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  • Known Issue Rollback

    Home Forums AskWoody blog Known Issue Rollback

    • This topic has 9 replies, 8 voices, and was last updated 2 months ago.
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      • #2356821
        Susan Bradley

        PATCH WATCH By Susan Bradley Patches that fix themselves Every month we receive updates to keep us secure, but sometimes they cause other side effects
        [See the full post at: Known Issue Rollback]

        Susan Bradley Patch Lady

        5 users thanked author for this post.
      • #2357074
        AskWoody MVP

        From Newsletter article:

        Ask someone who doesn’t like Windows 10 and refuses to run it, “What is the one thing you dislike the most?” Telemetry will be a likely reply.

        Increasing rotund svhosts that affects system performance is also a primary valid excuse.
        Let’s see what happens when Chromium Edge (aka ChrEdge) replaces Edge this month..

        | Quality over Quantity |
        1 user thanked author for this post.
        • #2357106

          When the time comes to see the quantity, here’s a one-liner to know how many copy of some process is running:

          tasklist | find /C “svchost.exe”

          It’s can produce some fuzzy results, using “System” as input but works well.


      • #2357201
        Steve S.
        AskWoody Plus

        This is an interesting technology that might entice some of us privacy curmudgeons to reconsider – if / when it becomes a mature, broad-based technology for Window Update servicing.

        I’m wondering what minimum services, tasks, Group Policies, and so on, are required for the current technology to work?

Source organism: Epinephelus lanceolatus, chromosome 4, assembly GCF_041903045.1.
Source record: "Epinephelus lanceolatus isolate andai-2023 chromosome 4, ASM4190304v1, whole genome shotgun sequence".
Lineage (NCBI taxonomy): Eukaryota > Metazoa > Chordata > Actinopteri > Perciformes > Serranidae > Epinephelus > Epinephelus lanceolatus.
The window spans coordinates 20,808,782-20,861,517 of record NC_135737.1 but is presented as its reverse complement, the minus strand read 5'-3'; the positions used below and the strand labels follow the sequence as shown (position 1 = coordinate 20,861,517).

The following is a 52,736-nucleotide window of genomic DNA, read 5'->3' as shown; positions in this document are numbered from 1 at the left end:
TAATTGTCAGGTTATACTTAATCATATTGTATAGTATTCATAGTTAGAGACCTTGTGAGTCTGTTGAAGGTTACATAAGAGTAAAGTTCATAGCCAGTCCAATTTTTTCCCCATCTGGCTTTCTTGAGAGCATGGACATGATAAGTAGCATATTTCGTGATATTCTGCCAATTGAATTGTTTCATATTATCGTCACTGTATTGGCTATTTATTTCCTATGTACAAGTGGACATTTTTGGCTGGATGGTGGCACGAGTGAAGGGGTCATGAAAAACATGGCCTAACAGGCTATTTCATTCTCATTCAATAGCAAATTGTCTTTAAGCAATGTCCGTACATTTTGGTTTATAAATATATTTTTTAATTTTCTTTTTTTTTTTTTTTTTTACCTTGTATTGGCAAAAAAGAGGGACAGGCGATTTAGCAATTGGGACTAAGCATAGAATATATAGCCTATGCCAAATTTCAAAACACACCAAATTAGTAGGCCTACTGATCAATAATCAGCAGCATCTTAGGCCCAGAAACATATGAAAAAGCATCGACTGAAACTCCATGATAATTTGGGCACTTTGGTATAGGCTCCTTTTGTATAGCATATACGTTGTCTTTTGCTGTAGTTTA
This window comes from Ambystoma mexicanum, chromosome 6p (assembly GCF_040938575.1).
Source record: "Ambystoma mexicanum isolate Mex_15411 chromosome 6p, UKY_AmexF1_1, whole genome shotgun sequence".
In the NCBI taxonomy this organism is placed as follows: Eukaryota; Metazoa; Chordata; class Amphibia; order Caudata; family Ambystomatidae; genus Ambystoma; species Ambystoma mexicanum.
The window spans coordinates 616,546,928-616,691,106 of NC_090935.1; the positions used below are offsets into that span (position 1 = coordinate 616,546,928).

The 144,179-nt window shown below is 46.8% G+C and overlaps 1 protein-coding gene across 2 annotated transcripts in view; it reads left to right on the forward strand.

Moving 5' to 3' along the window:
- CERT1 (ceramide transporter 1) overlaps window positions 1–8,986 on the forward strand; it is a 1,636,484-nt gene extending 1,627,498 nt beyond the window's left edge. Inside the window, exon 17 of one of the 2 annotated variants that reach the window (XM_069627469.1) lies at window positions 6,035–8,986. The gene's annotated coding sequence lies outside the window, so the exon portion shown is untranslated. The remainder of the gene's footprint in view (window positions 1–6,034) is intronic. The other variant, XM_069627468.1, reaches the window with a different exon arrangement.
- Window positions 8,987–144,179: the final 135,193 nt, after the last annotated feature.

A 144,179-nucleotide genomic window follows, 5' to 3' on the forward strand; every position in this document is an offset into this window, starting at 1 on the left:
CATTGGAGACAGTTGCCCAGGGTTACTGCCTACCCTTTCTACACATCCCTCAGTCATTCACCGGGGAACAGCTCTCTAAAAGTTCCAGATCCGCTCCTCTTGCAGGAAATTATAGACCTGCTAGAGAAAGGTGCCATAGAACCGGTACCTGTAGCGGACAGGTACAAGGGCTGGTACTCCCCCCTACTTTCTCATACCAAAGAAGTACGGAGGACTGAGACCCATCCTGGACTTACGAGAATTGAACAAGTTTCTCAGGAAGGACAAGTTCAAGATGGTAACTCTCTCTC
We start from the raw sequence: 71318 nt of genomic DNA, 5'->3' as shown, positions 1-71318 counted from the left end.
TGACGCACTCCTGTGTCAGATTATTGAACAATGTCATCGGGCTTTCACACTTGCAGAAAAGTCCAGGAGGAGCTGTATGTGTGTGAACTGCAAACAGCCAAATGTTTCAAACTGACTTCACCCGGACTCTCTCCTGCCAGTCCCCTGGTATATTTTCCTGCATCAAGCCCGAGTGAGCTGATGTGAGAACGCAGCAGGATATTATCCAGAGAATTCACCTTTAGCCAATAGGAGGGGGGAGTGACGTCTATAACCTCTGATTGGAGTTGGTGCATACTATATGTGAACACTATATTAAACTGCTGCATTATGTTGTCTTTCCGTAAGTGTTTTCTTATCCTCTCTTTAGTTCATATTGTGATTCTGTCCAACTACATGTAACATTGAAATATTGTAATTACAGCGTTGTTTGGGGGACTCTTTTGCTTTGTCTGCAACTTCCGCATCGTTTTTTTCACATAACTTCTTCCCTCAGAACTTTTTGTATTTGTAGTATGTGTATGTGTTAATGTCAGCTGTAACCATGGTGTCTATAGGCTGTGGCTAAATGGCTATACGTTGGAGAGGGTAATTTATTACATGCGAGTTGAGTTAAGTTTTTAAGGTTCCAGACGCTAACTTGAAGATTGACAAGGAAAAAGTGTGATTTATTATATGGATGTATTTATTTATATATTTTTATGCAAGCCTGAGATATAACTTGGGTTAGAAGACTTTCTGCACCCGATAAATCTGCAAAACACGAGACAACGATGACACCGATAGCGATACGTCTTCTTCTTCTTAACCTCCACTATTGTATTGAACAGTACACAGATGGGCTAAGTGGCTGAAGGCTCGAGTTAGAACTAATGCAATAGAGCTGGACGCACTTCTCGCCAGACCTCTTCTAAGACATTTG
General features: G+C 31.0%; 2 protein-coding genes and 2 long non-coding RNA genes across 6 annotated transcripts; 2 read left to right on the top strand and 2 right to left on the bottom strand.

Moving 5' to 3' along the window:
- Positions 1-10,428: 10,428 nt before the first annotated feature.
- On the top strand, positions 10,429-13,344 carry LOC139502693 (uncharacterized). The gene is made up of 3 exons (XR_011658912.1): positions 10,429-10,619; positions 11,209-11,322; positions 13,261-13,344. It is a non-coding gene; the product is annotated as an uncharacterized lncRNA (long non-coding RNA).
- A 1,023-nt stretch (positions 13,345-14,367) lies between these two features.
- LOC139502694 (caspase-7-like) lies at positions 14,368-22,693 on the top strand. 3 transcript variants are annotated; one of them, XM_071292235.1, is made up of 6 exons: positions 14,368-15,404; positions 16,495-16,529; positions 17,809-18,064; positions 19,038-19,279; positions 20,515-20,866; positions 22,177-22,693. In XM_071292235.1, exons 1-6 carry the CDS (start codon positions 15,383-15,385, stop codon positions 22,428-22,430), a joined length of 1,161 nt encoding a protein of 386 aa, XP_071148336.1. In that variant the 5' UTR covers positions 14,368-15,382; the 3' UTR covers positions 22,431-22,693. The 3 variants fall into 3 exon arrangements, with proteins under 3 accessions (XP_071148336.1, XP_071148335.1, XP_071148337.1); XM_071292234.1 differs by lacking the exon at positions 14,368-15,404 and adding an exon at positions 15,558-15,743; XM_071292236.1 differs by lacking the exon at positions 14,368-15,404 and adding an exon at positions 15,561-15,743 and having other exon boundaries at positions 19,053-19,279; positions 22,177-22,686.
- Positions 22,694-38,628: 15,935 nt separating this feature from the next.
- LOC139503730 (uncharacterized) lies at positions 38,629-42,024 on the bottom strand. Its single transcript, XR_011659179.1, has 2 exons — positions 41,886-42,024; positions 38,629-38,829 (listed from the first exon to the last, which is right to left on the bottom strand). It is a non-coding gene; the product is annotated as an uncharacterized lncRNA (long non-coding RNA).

For telemetry, I only have the “basic” telemetry active. Is a higher level required? What about things like CEIP, Error Reporting (I assume this one is a “yes”), MSDT, Connected User Experiences & Telemetry, Diagnostics Hub Standard Collector Service, Inventory Collector, Consolidator, and other obscure things?  Knowing would allow us to weigh the trade-offs.

        Win10 Pro x64 20H2, Win10 Home 20H2, Linux Mint + a cat with 'tortitude'.

      • #2357673
        AskWoody Plus

        If I could be certain that (a) telemetry data absolutely never includes any personally identifying or sensitive information whatsoever, and (b) nobody except thoroughly-vetted and authorized Microsoft personnel could ever conceivably gain access to it, and then ONLY for the purpose of fixing bugs and improving the user experience, I wouldn’t worry about it.

        But since we’re talking about human beings, and demanding investors, disgruntled employees, lax security practices and cyber criminals are all things that exist–no.  I don’t want gigabytes of stuff from my computer being transmitted and then sitting around in places where it didn’t actually need to be sent in order for me to conduct my own business.  If a slightly higher rate of crashes, reboots, rollbacks or other inconveniences is the consequence, so be it.  That’s what backups are for.